M17976.1-2 | Slippers

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Creative Commons License
About 1860, 19th century
6 x 8.5 x 27.5 cm
Gift of Miss Mabel Molson
© McCord Museum
Keywords:  Slippers (14)
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Keys to History

The most popular form of Victorian domestic embroidery was berlin work. Using a single stitch, and following a colourful paper pattern, women could quickly fill a canvas with woollen yarn. The ability to do fine embroidery was not a requirement. The limitless range of patterns and colourful yarns made berlin work wildly popular in Canada. Because berlin work was hard-wearing, it was used on chairs, footstools, sofas, valances and even men's suspenders and slippers. Suddenly there was a mass market for needlework. Women found they had a voice in commercial production and design. Manufacturers and technology had become part of a woman's world.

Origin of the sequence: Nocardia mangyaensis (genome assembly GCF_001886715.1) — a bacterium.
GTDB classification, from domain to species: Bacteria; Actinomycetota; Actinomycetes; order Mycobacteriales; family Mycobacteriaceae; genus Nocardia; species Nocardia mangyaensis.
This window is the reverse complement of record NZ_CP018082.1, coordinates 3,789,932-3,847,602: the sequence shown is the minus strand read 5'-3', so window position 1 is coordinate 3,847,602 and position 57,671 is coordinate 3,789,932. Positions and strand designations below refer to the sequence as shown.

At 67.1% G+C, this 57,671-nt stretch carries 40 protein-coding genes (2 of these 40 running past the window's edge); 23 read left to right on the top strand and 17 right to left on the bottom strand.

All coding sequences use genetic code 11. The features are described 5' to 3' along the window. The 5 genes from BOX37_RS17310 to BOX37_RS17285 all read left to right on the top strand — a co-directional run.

• What

    Berlin-work slippers were a popular gift for men. Wearing these slippers signified that a man was at home and that someone cared for his comfort.

  • Where

    These were made in Quebec. Similar patterns were available in ladies' journals that were sent to subscribers throughout Canada.

  • When

    The bright colours were the result of the first aniline, or synthetic, dyes. Thus the slippers were made after 1856.

  • Who

    Regardless of the amount of work and time a woman spent on her fashionable domestic embroidery, it is very seldom signed.